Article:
A historical survey of the Corunca Castle, Romania, based on the military survey maps and present-day measurements

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Corunca is situated at 4.5 km SE from Târgu-Mureș, near the Salt Stream, the Bozeni Stream, and the Vațman Stream. Its area is inhabited from ancient times. Both prehistoric and Roman findings were reported to have been found within the village boundaries. Its neighbouring medieval village, Sárvári, perished in the 16th century, while Kisernye was devastated by Turkish troops in 1661. The settlement was first recorded in 1332 as Korunka. The Reformed Church was built between 1769 and 1778, while its spire dates from 1793. The earlier church was surrended by high protective walls, which were demolished in 1769.

The extremely ruinous castle with its neoclassical façade and a couple of neighbouring farm buildings appear on the left side of the European route E60 travelling from Târgu-Mureș to Sighișoara. Today, this is a barren place, although once it was surrounded by a grove the size of 120 cadastral acres [2].

During the reign of John Sigismund Zápolya, Prince of Transylvania and ruler of a part of the Kingdom of Hungary, the village belonged to Thomas Mihályfy. The castle was ravaged in 1562 by the revolted Szeklers. After the fall of the Mihályfy family, the Chancellor of Transylvania, Farkas Kovacsóczi owned the estate, which later came down to the Tholdalagi family. The Tholdalagi family belongs to one of the great magnate families of Transylvania, with nicknames deriving from Ercea and Iclod, but originating from Toldal, Mureș County, Romania – their ancient demesne from the 16th century. Mihály I. Tholdalagi (1580–1673), one of the wisest diplomats in the Principality, reshaped the original building to an impressive castle in the 1630s, whose size and adjoining buildings are described in the Inventory dating from 1680. The first members of the Tholdalagi family came to Transylvania from Hungary. According to the family traditions, and also mentioned in their Certificate of Count, their ancestor is the extinguished Alaghi family member, András, who obtained Toldalag settlement together with its neighbouring Ercse in 1453; hence the nickname “Ercsei”. Thus, Mihály Tholdalagi’s parents were Balázs from Gáldtő and Borbála Bessenyei [1].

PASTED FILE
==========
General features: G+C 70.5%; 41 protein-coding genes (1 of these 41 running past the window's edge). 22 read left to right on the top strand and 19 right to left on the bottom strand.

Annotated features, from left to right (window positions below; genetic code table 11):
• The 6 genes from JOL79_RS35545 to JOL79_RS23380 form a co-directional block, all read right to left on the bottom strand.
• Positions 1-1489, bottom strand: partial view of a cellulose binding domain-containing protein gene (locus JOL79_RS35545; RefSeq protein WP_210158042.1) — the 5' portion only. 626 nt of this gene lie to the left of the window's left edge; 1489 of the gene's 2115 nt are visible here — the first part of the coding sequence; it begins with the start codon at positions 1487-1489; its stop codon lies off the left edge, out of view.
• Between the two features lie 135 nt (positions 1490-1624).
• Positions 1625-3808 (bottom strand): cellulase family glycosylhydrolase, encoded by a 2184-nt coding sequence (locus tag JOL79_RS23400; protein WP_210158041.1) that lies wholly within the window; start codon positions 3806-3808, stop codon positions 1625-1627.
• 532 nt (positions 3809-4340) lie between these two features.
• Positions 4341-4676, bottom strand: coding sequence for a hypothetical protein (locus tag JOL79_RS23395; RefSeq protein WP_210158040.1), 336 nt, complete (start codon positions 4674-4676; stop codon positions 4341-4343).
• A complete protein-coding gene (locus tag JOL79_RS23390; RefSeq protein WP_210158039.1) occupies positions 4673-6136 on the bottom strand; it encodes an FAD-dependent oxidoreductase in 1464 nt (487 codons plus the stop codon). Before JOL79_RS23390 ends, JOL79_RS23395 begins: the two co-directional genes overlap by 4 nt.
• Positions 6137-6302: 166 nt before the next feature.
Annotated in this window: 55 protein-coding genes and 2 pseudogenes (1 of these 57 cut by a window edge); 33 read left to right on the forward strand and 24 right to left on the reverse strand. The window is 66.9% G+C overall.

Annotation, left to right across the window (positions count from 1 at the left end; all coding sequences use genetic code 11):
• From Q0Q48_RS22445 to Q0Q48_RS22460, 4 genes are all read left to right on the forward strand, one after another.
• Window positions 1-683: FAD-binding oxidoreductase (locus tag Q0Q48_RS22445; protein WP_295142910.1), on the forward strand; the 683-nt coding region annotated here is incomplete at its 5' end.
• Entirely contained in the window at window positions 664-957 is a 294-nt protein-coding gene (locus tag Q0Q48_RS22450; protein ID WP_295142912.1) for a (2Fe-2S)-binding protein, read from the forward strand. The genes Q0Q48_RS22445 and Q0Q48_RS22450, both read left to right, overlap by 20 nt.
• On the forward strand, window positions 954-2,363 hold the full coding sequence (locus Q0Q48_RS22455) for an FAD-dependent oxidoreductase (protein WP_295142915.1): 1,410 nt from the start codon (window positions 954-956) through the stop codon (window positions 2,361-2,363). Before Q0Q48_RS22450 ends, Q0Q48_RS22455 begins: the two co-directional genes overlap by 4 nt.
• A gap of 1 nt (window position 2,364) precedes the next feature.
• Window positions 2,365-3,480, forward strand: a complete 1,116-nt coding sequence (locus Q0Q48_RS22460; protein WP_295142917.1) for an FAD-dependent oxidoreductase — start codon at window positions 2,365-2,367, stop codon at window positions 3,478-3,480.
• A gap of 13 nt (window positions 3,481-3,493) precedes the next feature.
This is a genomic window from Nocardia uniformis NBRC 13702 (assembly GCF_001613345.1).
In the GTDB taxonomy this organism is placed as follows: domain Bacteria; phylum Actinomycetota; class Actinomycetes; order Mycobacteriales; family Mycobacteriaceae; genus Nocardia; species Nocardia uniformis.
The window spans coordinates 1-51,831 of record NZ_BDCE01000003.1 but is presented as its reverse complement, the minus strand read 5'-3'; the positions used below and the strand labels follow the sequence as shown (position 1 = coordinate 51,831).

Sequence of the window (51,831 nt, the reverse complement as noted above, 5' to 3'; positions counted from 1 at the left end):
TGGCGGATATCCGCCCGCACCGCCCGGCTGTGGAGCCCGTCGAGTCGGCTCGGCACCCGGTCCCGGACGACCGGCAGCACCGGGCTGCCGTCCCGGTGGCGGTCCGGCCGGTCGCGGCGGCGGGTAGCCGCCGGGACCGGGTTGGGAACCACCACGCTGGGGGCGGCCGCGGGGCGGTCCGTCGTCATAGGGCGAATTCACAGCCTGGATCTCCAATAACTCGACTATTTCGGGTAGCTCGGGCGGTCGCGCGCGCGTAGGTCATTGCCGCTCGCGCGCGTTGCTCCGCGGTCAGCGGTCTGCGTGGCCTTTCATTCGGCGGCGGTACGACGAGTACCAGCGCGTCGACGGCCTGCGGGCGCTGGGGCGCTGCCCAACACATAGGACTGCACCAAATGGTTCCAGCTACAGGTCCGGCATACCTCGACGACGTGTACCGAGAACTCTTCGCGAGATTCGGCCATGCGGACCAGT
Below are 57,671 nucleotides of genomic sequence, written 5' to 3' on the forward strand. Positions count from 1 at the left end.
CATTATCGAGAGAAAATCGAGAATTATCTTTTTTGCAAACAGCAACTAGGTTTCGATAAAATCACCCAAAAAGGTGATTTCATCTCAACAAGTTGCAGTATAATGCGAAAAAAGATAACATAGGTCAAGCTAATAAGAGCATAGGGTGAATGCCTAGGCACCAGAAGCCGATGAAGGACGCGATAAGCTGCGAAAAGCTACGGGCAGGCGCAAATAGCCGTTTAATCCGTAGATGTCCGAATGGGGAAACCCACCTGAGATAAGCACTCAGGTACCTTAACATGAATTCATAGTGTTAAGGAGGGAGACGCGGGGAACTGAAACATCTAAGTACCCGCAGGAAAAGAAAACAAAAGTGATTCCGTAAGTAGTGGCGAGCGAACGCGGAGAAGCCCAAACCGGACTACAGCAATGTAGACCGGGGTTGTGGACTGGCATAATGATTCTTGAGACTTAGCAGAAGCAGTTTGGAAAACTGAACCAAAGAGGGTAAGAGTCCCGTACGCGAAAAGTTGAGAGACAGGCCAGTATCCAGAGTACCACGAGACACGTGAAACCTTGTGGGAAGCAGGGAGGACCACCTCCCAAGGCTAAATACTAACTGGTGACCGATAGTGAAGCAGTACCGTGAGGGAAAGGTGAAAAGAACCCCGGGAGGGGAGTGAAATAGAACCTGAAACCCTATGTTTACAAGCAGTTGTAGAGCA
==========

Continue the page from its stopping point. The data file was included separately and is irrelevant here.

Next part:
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  • [1] Orbán Balázs (1868–1873) Székelyföld leírása IV: 176. Budapest: Arcanum.

  • [2] Bíró József (1943) Erdélyi Kastélyok. Budapest: Új Idők Irodalmi Intézete p. 114.

  • [3] Keresztes Gyula (1995) Maros megyei kastélyok és udvarházak. Marosvásárhely: Impress Kiadó p. 42.

  • [4] Toldalagi Róza grófnő későbbi Schleinitz báróné memoárjai. Gmunden 15 June 1900.

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